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Teen Birth Rate on the Rise, in WV and Nationwide

December 17, 2007

Charleston, WV – It's a disturbing trend, according to teen advocates. New numbers from the Centers for Disease Control and Prevention show the national teen birth rate rose last year, for the first time since 1991. Teen births are up in West Virginia, too, following the national trend.

Kim Thomas, who coordinates the state's Adolescent Pregnancy Prevention Initiative, says it's vital to make sure teens are getting the right message, starting in middle school.

"Children are getting pregnant at a younger age. They're not educated on how to prevent pregnancies or sexually transmitted diseases, so we are reaching out to the younger population to prevent an increase in these numbers."

Thomas says the key to lowering these numbers is to use sex education programs that include abstinence, decision-making skills and information about contraceptives. Even though some West Virginia middle schools have what Thomas calls "good programs" in place, she says a lot of work must be done before those classes are available statewide.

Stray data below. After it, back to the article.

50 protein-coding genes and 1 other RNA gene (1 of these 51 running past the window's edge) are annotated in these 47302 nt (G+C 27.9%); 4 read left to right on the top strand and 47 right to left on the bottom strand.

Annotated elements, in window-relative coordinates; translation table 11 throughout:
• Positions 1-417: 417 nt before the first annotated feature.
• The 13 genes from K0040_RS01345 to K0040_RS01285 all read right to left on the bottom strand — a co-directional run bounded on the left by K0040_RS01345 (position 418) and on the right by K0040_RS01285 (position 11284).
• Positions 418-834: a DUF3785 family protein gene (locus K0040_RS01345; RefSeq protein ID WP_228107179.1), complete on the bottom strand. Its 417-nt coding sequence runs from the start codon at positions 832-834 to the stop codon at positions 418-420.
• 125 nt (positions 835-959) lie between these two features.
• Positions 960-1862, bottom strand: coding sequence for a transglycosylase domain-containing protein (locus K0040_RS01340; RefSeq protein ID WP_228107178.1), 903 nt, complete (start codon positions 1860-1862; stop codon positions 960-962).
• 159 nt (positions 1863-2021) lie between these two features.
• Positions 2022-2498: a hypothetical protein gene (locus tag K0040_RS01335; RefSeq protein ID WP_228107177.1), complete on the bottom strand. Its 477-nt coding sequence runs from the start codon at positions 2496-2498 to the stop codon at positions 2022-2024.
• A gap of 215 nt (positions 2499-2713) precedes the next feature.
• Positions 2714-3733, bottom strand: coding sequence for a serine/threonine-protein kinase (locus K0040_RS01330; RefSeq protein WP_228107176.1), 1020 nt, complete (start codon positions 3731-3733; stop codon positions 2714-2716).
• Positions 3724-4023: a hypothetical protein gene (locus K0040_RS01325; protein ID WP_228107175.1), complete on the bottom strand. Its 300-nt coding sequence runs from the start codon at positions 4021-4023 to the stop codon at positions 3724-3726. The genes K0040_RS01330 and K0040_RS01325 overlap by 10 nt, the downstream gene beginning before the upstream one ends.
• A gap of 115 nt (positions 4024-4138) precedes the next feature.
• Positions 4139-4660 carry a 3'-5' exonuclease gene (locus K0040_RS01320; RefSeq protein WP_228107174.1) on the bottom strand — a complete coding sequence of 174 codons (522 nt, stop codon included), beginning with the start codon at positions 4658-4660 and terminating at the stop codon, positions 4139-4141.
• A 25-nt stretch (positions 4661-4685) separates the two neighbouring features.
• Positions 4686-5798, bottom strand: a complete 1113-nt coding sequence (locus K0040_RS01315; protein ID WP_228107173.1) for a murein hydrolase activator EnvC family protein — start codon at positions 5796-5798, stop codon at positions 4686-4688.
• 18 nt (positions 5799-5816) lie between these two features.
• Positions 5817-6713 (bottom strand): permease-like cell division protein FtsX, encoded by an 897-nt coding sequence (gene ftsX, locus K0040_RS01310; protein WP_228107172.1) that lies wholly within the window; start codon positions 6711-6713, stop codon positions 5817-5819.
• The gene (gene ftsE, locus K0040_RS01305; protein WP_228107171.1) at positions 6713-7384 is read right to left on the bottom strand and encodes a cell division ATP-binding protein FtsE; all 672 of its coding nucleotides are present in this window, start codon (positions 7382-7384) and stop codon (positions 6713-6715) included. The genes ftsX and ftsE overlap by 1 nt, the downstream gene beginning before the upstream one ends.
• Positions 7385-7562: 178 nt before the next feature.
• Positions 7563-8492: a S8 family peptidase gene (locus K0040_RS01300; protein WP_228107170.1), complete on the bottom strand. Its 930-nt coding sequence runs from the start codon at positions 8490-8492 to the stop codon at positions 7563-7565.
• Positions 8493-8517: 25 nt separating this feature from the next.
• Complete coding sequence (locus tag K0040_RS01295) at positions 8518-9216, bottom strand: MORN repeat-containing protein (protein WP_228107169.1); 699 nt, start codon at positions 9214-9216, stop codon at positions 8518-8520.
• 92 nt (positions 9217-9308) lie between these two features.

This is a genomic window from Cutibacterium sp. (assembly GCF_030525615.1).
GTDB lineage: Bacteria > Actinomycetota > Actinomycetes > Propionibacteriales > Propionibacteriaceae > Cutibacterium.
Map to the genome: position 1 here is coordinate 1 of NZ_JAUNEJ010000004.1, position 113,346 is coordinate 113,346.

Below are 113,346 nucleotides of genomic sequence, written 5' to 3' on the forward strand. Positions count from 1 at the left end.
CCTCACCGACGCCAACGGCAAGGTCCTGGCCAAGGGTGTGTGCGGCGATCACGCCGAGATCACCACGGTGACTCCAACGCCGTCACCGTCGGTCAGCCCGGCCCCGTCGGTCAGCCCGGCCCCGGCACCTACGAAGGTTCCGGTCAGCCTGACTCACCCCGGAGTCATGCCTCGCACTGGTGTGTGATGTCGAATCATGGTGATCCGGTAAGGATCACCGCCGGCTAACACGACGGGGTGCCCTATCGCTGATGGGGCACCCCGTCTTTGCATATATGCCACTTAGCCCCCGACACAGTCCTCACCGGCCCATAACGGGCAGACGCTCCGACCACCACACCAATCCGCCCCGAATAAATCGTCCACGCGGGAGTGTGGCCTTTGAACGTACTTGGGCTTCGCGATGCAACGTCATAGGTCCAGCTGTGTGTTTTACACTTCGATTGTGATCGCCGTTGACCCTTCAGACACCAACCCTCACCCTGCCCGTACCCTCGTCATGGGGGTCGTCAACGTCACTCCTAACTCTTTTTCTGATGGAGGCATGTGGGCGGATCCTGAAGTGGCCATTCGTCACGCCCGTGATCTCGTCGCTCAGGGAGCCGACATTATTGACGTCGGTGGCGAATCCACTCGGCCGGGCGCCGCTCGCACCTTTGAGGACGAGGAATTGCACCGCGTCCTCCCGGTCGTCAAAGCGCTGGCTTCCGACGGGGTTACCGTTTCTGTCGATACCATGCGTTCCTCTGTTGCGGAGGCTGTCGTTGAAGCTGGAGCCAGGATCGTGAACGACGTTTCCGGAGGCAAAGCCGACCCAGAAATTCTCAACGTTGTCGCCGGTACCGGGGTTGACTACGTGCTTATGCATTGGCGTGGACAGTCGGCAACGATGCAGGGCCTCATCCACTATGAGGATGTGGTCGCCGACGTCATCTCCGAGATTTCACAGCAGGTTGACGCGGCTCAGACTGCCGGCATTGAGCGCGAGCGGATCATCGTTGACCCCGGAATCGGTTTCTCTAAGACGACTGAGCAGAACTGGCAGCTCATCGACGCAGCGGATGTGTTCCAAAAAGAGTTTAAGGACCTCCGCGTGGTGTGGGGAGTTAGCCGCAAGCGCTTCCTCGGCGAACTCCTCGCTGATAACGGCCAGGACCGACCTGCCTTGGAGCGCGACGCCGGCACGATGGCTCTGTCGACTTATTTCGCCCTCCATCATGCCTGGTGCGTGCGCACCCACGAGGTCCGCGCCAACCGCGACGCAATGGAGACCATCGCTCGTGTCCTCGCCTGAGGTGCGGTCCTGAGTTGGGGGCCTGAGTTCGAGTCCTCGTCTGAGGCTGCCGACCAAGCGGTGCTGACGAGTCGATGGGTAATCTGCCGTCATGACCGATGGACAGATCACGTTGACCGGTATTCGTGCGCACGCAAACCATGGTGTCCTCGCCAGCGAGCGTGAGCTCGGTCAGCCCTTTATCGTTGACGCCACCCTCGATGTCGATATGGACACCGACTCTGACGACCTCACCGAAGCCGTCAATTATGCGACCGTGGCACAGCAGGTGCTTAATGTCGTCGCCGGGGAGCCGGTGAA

Margaret Chapman, executive director of West Virginia FREE, says the state should make age-appropriate sex education and access to contraceptives a top priority for all parts of West Virginia.

"Comprehensive sex ed and birth control make healthier communities by preventing unintended teen pregnancy. It's the responsible thing to do so that our kids can make the right decisions and protect themselves."

Chapman advises that the state steer clear of abstinence-only education, because a number of studies show a lack of positive results.

Information about teen birth rates is available from the Centers for Disease Control and Prevention at
www.cdc.gov.

Rob Ferrett/Craig Eicher, Public News Service - WV